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Sigh. I was with you right up until you introduced the facebook data. A Long Tail is a powerlaw distribution, which looks exactly like what you've shown. All powerlaws have a huge drop-off like that--but the tail being long (get it?) the area under what appears to almost nothing adds up to a lot. The only way you can tell whether it really does conform to the theory or not is to plot it log-log and see if it's a straight line.

Chris, not all power laws lead to heavy tails. Depending on the exponent of the power law, you can get either the classic hits-dominated model, or a heavy tail. The Facebook data does show that we have a hits-dominated marketplace.

That said, I think you were on to something in that the internet transforms media. It's just not in the narrow way you describe in your book. Time for a new edition?

My understanding has been that all power laws are heavy-tailed. That understanding seems to jive with Wikipedia definitions: a power law has pdf p(x) ~ ax^k; a dist is heavy-tailed if \lim_{x \to \infty} e^{\lambda x} p(x) = \infty for all \lambda > 0. I don't see how a power law can outweigh an exponential in the limit as x approaches infinity. Am I missing something?

http://en.wikipedia.org/wiki/Power_law

@Jason
Yes, as far as a function is sub-exponential, it results a 'heavy tail'. That's the mathematical definition.

Jason, D. Liu: Yes, you guys are right as far as the mathematical definition is concerned. But the actual heaviness of the tail, in terms of practical consequences, depends on the exponent. Details at this page:

Anand, this is exactly the thing I wanted to say in the comment feed on Anitas article.

http://conversationstarter.hbsp.com/2008/07/the_long_tail_debate_a_respons.html#c026062

Has there been any analysis made on the rate of change of the hits in any specific industry? My gut feeling (based on Lily Allen, Kate Nash, every deep house produced you can think of and etc etc) is that in the music industry the rate of change is significantly higher now than before.

Chris is of course correct, and that is part of the reason for my frustration with lots of long tail discussions. There's a simple and straightforward way to see whether data fits a long tail description or not, and yet people choose to ignore it most of the time, turning to arbitrary hand-waving arguments with a few numbers and percentages thrown in.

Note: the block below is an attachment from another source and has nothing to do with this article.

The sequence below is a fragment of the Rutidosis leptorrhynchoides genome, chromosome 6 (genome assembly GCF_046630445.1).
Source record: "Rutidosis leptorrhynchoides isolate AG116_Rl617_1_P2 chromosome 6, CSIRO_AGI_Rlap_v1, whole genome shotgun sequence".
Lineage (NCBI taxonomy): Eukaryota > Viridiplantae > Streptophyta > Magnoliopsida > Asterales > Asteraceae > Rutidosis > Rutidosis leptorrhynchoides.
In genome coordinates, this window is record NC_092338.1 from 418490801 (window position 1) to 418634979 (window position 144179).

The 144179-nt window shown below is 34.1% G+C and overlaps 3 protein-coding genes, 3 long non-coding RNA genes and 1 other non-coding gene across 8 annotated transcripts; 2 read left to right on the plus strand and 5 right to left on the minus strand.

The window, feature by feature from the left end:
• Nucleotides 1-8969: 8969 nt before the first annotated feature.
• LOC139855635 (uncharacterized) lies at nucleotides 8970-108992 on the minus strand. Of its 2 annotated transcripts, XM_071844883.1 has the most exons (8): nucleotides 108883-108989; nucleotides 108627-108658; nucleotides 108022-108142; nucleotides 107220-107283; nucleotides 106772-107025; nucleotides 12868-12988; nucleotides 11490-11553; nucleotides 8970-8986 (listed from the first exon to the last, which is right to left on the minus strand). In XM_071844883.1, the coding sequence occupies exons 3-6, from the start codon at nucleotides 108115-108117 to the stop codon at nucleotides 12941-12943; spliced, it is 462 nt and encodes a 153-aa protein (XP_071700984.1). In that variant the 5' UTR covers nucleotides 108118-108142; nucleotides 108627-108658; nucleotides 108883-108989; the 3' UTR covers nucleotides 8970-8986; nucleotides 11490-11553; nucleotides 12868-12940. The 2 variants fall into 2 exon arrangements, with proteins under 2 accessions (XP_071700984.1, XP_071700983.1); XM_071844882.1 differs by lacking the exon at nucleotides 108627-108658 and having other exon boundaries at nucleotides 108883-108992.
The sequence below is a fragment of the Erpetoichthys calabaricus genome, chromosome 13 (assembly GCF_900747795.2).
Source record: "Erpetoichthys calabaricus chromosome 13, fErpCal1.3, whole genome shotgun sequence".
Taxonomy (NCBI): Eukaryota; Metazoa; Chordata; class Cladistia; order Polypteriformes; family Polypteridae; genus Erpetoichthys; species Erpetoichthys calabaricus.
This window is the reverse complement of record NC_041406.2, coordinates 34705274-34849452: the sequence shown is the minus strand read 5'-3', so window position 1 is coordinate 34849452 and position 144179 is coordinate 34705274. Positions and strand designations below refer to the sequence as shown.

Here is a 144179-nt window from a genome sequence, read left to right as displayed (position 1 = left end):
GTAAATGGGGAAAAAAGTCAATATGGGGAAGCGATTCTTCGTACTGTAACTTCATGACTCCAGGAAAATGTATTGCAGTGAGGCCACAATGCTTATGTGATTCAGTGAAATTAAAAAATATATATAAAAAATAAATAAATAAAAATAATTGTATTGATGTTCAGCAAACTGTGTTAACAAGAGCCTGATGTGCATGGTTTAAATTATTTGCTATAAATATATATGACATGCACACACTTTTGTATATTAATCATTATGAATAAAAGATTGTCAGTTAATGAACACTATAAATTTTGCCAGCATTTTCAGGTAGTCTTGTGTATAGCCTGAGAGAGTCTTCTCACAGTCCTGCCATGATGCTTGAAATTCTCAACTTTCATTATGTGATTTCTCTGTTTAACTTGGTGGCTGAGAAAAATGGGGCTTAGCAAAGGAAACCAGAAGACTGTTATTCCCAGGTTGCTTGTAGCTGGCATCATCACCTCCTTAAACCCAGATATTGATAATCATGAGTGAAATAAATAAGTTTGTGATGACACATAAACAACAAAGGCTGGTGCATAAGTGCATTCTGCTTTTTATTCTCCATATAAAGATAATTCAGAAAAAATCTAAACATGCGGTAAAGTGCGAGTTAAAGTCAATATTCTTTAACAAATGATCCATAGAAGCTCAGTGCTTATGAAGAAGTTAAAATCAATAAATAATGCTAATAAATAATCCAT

I am especially annoyed by this being the case in Elberse's paper, but I managed to find sufficient data for partial analysis in one part of her paper. I was hoping to find that her data fits a long-tailed distribution but found out that an exponential one is a much better fit.
This makes me even more puzzled.
Anyway, you can find it here:
http://longtailanalysis.blogspot.com/2008/07/shes-got-point-or-three.html

Chris is of course correct, and that is part of the reason for my frustration with lots of long tail discussions. There's a simple and straightforward way to see whether data fits a long tail description or not, and yet people choose to ignore it most of the time, turning to arbitrary hand-waving arguments with a few numbers and percentages thrown in.
I am especially annoyed by this being the case in Elberse's paper, but I managed to find sufficient data for partial analysis in one part of her paper. I was hoping to find that her data fits a long-tailed distribution but found out that an exponential one is a much better fit.
This makes me even more puzzled.
Anyway, you can find it here:
http://longtailanalysis.blogspot.com/2008/07/shes-got-point-or-three.html

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